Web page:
Updated: Jul 16, 2022
Written by Judy Villeneuve-Dyce Published on February 13, 2022 Click here to listen to this article.
My favorite color is black. Besides being the most elegant color to wear, especially in silk and velour, the wearer always emanates a seriousness of purpose. It is a misunderstood color rarely seen as gentle. But, black is soothing when the moon lit black tinted sea caresses your skin during a midnight swim and calm when digging your toes into the black, sparkling, warm sand in St. Elizabeth on the south coast of Jamaica. I don’t drink coffee but I love when my tea is black. The deep color reassures me that each delectable sip I take will be flavorful.
The color “black” has endured slanderous assaults' enveloped into the English dictionary. This brutal war on the word black, makes the color black, and by extension, people whom are considered to be "black", synonymous with heinous terms such as disastrous, calamity, cancerous, sinful, fiendish, devilish, horrible and treacherous, just to name a few.
The people whom these negative depictions, about "blackness", were created to describe, too often have adopted these terms to disparage one another. For example, in Jamaica, there is a black beetle called “Tumble-Tud” that digs a hole, rolls, and buries feces. Locals will call people a Tumble-Tud when they have very black skin. This is just an example among a plethora of negative associations with the color “black” as an identity.
Many people mistakenly believe "black" is a race. But, "black" is not a race. "Black" is a color that has been used by colonial nations to define a certain group of people with an African heritage, who are assumed to share undesirable characteristics and behaviors, so that they may be uniformly deprived of socially equitable, financial opportunities and societal benefits. Calling people "black" also serves to separate that group's identify from their African heritage, ethnicity, culture, country, history, and contributions to world.
Despite commonly known marginalized treatment, African people's impact on world history is well documented throughout Western Europe. The art depicting the Moors, I saw at the Louvre in Paris, France, was one of the most enlightening and breathtaking discoveries I have ever had. For the first time, I saw the Maure, Dit le Moro, and other African sculptures and paintings of men and women wearing intricate, flowing materials that portrayed the wealth and status they held in Europe between the 1400s and 1800s.
Who were the Moors, about whom these exquisitely, lifelike artistic representations of dignified, graceful, powerful and clearly important black skinned people, where made? I learned that as early as 711 A.D., Moors conquered Spain and ruled the country for more than 700 years. By 1494, the Moors left Spain but not without leaving a remarkable legacy of education, engineering, architecture and culture in Europe that remains to this day. Ironically, Portugal, located on the south-west side of Spain, is credited for not only starting the enslavement of Africans traded throughout Europe in 1444, but they were also the first to begin referring to African enslaved people as simply "black".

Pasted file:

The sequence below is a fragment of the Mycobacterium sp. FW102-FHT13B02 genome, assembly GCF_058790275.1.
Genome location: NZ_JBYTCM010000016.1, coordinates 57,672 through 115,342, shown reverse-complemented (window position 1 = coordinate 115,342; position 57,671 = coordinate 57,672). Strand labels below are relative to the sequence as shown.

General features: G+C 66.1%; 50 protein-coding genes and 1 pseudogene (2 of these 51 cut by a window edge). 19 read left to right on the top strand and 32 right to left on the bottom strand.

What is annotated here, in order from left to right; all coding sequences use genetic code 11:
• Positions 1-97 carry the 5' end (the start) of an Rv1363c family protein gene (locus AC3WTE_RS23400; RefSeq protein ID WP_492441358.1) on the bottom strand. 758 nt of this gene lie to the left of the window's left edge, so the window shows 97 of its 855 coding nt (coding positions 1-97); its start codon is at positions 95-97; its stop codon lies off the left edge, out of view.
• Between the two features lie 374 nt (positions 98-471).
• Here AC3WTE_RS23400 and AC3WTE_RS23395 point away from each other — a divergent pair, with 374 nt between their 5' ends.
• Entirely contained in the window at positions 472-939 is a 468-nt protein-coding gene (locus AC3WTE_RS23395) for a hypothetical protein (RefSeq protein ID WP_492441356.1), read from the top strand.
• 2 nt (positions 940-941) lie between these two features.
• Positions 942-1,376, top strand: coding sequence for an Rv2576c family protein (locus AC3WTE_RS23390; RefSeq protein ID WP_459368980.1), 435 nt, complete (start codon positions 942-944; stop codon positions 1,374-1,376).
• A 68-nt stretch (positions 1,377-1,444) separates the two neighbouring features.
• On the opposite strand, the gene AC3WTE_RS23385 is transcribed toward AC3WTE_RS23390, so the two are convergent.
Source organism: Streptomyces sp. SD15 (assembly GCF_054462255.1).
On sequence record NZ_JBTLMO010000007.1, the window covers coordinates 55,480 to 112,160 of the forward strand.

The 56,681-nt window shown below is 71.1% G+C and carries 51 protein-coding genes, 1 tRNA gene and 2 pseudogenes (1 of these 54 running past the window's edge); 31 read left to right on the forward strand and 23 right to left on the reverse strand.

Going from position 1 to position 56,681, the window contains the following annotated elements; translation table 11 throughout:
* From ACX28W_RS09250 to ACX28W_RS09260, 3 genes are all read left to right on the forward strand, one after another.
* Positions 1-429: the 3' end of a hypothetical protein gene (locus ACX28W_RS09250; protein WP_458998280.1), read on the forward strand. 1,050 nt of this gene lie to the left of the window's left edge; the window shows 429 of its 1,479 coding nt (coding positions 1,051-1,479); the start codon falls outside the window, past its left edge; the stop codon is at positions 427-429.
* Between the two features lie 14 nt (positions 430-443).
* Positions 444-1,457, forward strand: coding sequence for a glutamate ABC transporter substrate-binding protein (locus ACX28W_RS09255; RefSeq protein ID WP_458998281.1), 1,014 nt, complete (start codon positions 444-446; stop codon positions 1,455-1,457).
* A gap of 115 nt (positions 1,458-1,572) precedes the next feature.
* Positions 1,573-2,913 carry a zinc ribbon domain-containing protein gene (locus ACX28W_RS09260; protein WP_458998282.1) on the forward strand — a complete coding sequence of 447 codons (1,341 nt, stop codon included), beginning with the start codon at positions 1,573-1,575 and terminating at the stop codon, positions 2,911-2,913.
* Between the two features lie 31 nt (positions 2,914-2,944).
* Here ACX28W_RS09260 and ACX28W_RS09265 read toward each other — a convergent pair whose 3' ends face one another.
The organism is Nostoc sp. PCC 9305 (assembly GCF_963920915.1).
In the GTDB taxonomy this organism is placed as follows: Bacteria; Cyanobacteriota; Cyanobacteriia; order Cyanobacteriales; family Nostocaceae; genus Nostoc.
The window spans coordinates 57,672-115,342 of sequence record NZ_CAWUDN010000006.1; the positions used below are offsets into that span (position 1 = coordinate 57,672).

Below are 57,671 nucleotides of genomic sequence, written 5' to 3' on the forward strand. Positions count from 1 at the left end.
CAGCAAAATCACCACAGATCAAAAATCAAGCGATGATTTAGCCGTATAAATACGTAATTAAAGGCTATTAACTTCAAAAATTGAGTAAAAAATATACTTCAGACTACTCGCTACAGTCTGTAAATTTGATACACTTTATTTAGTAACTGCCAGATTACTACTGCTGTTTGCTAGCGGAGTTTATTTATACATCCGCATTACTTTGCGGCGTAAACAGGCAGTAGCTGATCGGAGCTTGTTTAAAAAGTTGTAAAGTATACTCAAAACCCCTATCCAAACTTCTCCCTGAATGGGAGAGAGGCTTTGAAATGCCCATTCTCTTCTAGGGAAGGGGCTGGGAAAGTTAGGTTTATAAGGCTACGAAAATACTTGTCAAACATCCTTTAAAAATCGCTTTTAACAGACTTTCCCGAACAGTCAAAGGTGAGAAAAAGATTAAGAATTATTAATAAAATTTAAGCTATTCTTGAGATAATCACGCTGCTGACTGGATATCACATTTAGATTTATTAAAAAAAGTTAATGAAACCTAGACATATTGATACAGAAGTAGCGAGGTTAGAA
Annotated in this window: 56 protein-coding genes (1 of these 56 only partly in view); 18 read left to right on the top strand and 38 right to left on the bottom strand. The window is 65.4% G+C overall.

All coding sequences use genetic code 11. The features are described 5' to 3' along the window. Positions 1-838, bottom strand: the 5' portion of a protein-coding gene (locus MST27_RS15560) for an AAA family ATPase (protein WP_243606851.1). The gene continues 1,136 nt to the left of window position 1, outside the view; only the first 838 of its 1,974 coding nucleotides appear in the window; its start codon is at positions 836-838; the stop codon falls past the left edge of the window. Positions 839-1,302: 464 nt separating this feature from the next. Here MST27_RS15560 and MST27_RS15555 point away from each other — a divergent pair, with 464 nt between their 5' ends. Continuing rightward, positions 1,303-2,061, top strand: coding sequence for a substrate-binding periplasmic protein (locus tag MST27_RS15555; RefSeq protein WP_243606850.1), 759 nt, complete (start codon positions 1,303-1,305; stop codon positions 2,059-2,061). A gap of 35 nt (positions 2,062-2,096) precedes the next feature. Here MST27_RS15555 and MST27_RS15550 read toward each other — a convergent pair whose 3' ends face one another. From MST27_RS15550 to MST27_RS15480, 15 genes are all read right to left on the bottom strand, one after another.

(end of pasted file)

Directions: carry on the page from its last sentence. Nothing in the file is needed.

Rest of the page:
Since African enslavement, the education of these formerly enslaved people, in America and in many post colonial nations, has either been denied to them entirely through legislation or the education provided fell short of providing historically, accurate facts about the contributions people originating from African nations played in the history of America and the world. Education about African people focused instead on their enslaved past, religion and manual labor.
February is “black” history month in the United States and is dedicated to remembering the contributions of African Americans. This month, ESI's 8pm online talk show, EduTALK is hosting its' African Diaspora Series. On February 15th, guests discuss what it means to be "black" and on February 28th, a historian shares major contributions to American history made by people from the Caribbean.
The role played by people with a shared African heritage in the Caribbean, French Islands, as well as Africa, Europe, and beyond unifies the historic narrative of African people. By relaying this history pervasively to both children of African descent, as well as all the other people in the world community with whom everyone has a shared human history, sets the stage for true education, liberation and cooperation between all nations for the betterment of the world at large.
This lofty goal begins with the creation of culturally responsive education at every school that tells accurate history through an inclusive curriculum taught in a student centered manner focused on humanities' intersections rather than their differences while eradicating the colonial legacy of exclusion and misinformation of historically underrepresented communities.
Mrs. Judy Villeneuve-Dyce is the Chief Financial Officer of Education Solutions International a nonprofit 501(c)3 and she is a City Government Education Policy, Law, Compliance and Public Engagement expert. She provides consultation services to administrators in Education Policy and Public Engagement and conducts trainings for young adults and professionals about the college admission process and job application strategies through the ESI nonprofit.
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